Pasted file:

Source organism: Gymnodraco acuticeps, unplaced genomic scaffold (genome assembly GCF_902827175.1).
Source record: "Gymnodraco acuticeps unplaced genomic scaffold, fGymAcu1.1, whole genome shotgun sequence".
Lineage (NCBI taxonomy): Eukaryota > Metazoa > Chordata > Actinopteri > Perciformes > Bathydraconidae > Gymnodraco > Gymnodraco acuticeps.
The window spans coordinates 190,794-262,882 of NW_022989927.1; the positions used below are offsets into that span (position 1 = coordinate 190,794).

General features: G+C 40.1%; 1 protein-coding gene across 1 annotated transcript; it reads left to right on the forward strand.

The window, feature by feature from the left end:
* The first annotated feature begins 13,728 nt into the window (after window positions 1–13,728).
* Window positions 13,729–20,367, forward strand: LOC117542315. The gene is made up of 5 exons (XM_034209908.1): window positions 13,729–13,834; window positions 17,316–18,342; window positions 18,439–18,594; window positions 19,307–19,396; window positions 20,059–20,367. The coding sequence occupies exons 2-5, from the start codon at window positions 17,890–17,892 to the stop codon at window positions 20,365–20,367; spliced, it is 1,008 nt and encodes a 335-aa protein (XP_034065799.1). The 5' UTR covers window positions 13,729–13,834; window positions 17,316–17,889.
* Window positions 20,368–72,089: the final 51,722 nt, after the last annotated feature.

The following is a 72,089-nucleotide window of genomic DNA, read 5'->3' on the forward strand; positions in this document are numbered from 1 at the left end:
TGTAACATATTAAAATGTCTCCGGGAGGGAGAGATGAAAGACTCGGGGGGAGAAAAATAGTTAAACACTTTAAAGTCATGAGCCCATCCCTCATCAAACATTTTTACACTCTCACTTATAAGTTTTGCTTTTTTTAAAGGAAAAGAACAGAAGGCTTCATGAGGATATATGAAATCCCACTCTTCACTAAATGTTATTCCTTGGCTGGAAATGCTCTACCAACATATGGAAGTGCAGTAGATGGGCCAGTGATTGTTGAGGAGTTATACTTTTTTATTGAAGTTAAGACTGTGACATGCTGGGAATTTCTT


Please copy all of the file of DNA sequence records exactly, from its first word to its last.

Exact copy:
Source organism: Gymnodraco acuticeps, unplaced genomic scaffold (genome assembly GCF_902827175.1).
Source record: "Gymnodraco acuticeps unplaced genomic scaffold, fGymAcu1.1, whole genome shotgun sequence".
Lineage (NCBI taxonomy): Eukaryota > Metazoa > Chordata > Actinopteri > Perciformes > Bathydraconidae > Gymnodraco > Gymnodraco acuticeps.
The window spans coordinates 190,794-262,882 of NW_022989927.1; the positions used below are offsets into that span (position 1 = coordinate 190,794).

General features: G+C 40.1%; 1 protein-coding gene across 1 annotated transcript; it reads left to right on the forward strand.

The window, feature by feature from the left end:
* The first annotated feature begins 13,728 nt into the window (after window positions 1–13,728).
* Window positions 13,729–20,367, forward strand: LOC117542315. The gene is made up of 5 exons (XM_034209908.1): window positions 13,729–13,834; window positions 17,316–18,342; window positions 18,439–18,594; window positions 19,307–19,396; window positions 20,059–20,367. The coding sequence occupies exons 2-5, from the start codon at window positions 17,890–17,892 to the stop codon at window positions 20,365–20,367; spliced, it is 1,008 nt and encodes a 335-aa protein (XP_034065799.1). The 5' UTR covers window positions 13,729–13,834; window positions 17,316–17,889.
* Window positions 20,368–72,089: the final 51,722 nt, after the last annotated feature.

The following is a 72,089-nucleotide window of genomic DNA, read 5'->3' on the forward strand; positions in this document are numbered from 1 at the left end:
TGTAACATATTAAAATGTCTCCGGGAGGGAGAGATGAAAGACTCGGGGGGAGAAAAATAGTTAAACACTTTAAAGTCATGAGCCCATCCCTCATCAAACATTTTTACACTCTCACTTATAAGTTTTGCTTTTTTTAAAGGAAAAGAACAGAAGGCTTCATGAGGATATATGAAATCCCACTCTTCACTAAATGTTATTCCTTGGCTGGAAATGCTCTACCAACATATGGAAGTGCAGTAGATGGGCCAGTGATTGTTGAGGAGTTATACTTTTTTATTGAAGTTAAGACTGTGACATGCTGGGAATTTCTT